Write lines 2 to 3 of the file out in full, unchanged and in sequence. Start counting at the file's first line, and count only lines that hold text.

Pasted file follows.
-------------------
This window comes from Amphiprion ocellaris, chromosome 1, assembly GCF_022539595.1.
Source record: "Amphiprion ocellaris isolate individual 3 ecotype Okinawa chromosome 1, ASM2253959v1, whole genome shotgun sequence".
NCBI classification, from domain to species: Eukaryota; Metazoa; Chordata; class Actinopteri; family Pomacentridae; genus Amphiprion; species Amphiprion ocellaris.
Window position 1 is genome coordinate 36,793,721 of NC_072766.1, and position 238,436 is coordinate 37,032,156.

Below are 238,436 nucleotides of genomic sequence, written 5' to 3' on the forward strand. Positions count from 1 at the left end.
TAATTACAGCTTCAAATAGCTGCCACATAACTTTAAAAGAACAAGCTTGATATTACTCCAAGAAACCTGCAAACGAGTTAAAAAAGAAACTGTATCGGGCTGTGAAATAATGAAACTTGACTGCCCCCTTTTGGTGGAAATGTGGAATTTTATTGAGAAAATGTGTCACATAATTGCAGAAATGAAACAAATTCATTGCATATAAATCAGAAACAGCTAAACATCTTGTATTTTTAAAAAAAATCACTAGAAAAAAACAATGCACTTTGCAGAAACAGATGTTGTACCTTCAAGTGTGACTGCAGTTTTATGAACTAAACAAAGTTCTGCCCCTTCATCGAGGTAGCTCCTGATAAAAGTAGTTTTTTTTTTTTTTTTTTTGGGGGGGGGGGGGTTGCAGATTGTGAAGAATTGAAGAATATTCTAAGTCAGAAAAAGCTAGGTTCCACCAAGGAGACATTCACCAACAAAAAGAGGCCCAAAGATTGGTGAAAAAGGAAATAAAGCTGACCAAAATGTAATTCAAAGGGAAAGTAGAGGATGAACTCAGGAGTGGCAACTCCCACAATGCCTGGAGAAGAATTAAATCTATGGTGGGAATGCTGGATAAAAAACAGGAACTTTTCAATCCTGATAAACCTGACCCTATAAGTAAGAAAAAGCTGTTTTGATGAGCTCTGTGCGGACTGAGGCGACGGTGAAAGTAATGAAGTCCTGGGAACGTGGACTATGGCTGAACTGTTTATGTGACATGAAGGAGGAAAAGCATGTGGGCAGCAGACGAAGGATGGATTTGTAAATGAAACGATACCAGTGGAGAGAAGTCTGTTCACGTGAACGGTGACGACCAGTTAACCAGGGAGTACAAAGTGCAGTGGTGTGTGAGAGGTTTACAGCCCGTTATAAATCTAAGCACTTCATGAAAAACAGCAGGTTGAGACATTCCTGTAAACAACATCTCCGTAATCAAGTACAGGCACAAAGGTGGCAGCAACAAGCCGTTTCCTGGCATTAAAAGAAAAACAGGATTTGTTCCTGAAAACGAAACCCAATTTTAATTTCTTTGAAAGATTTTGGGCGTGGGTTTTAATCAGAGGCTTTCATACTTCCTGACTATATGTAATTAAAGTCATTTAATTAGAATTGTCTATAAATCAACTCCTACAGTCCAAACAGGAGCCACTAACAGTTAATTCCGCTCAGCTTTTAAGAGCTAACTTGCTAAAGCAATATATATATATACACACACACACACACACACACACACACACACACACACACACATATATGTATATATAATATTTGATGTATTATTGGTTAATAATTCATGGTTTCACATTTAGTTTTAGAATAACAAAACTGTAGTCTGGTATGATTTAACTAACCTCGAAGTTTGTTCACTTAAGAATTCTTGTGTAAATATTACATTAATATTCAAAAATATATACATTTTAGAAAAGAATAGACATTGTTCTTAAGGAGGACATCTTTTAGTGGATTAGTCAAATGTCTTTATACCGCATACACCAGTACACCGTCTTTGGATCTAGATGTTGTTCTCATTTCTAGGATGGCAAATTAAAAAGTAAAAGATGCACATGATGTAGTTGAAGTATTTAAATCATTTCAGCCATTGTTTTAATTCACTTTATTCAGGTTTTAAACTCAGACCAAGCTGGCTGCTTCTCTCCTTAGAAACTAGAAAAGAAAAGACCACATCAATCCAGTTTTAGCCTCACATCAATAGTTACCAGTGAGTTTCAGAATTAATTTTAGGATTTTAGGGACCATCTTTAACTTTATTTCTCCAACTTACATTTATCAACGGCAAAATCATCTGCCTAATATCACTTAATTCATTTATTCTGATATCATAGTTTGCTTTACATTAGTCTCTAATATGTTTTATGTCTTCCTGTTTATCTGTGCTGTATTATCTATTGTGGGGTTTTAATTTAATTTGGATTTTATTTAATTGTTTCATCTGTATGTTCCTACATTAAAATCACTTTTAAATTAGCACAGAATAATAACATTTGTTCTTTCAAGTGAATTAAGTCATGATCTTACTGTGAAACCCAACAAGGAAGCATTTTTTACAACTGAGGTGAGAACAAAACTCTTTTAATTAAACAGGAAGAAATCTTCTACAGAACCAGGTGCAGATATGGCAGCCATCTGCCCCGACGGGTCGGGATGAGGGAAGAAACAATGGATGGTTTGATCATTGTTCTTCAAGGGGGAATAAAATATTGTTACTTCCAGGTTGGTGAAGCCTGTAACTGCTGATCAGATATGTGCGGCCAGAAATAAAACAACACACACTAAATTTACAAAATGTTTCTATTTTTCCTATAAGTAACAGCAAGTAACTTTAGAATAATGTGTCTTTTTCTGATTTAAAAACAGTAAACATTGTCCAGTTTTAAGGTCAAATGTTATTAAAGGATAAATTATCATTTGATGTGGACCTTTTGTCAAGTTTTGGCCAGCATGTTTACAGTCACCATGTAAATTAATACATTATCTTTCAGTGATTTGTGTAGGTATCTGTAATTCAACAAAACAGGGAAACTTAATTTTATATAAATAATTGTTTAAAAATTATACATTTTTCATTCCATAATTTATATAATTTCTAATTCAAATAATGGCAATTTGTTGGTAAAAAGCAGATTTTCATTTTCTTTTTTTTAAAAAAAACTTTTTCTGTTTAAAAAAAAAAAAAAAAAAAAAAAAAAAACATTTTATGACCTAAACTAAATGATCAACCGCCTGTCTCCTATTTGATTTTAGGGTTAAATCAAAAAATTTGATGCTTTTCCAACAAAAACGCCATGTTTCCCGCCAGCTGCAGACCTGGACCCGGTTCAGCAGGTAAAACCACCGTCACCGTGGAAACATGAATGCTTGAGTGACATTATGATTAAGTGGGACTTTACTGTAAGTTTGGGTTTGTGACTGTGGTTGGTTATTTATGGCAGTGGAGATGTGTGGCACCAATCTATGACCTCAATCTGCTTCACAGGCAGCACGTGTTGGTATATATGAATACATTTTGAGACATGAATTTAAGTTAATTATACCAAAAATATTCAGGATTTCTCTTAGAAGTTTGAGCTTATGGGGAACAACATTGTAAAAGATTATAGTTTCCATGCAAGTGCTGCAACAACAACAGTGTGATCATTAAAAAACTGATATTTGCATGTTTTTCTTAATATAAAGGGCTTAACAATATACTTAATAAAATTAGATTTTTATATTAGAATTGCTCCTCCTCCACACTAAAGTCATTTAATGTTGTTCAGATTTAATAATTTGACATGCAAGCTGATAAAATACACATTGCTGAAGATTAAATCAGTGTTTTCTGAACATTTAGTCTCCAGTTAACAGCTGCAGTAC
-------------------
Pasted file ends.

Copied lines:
Source record: "Amphiprion ocellaris isolate individual 3 ecotype Okinawa chromosome 1, ASM2253959v1, whole genome shotgun sequence".
NCBI classification, from domain to species: Eukaryota; Metazoa; Chordata; class Actinopteri; family Pomacentridae; genus Amphiprion; species Amphiprion ocellaris.